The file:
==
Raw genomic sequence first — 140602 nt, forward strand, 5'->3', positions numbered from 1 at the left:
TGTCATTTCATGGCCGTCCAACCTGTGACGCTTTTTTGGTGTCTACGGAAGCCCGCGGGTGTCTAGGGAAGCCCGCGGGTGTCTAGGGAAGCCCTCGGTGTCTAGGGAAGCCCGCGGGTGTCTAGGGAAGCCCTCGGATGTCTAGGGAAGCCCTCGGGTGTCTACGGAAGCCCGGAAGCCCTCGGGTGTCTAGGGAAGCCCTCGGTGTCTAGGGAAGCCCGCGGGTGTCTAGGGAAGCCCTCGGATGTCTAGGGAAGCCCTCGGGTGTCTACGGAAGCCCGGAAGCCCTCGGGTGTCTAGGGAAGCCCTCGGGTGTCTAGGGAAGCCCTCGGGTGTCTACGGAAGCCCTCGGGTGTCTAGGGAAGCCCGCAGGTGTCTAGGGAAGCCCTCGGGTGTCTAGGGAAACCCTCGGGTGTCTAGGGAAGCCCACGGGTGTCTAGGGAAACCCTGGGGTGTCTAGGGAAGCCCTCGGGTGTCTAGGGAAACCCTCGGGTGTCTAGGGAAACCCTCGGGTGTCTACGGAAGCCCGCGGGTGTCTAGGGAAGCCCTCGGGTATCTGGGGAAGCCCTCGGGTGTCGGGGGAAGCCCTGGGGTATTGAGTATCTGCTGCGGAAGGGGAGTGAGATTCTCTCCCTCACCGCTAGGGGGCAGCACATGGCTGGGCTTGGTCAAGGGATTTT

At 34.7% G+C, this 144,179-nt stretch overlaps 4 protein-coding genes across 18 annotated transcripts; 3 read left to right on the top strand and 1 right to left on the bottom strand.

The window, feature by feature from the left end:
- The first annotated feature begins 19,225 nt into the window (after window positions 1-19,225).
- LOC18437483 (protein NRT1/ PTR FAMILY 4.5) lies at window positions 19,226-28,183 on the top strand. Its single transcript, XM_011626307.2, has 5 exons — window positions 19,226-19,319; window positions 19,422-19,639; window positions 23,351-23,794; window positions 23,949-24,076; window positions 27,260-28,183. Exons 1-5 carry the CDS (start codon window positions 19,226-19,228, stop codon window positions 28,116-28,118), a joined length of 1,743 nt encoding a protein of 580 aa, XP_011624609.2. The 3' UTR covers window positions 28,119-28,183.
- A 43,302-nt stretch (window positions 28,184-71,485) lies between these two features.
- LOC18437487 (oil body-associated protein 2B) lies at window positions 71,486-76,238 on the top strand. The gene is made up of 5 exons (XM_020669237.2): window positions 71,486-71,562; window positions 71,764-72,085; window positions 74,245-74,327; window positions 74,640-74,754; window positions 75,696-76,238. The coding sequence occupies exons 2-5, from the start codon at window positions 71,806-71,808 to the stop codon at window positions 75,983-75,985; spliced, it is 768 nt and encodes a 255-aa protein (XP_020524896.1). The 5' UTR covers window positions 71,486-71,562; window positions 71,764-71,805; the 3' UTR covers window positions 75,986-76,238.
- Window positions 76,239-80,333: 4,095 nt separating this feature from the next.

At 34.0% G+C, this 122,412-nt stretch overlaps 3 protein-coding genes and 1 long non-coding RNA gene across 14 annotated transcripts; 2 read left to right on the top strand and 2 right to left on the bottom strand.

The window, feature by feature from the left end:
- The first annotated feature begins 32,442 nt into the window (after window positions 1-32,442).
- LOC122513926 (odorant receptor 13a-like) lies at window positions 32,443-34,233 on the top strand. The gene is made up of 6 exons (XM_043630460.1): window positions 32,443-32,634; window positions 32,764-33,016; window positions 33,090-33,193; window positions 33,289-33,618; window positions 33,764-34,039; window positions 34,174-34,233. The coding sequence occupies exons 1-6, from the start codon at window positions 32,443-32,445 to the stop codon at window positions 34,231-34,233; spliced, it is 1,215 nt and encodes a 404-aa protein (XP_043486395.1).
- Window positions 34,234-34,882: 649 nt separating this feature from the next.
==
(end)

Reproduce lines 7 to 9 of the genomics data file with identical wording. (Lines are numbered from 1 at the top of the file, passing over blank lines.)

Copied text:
- A 43,302-nt stretch (window positions 28,184-71,485) lies between these two features.
- LOC18437487 (oil body-associated protein 2B) lies at window positions 71,486-76,238 on the top strand. The gene is made up of 5 exons (XM_020669237.2): window positions 71,486-71,562; window positions 71,764-72,085; window positions 74,245-74,327; window positions 74,640-74,754; window positions 75,696-76,238. The coding sequence occupies exons 2-5, from the start codon at window positions 71,806-71,808 to the stop codon at window positions 75,983-75,985; spliced, it is 768 nt and encodes a 255-aa protein (XP_020524896.1). The 5' UTR covers window positions 71,486-71,562; window positions 71,764-71,805; the 3' UTR covers window positions 75,986-76,238.
- Window positions 76,239-80,333: 4,095 nt separating this feature from the next.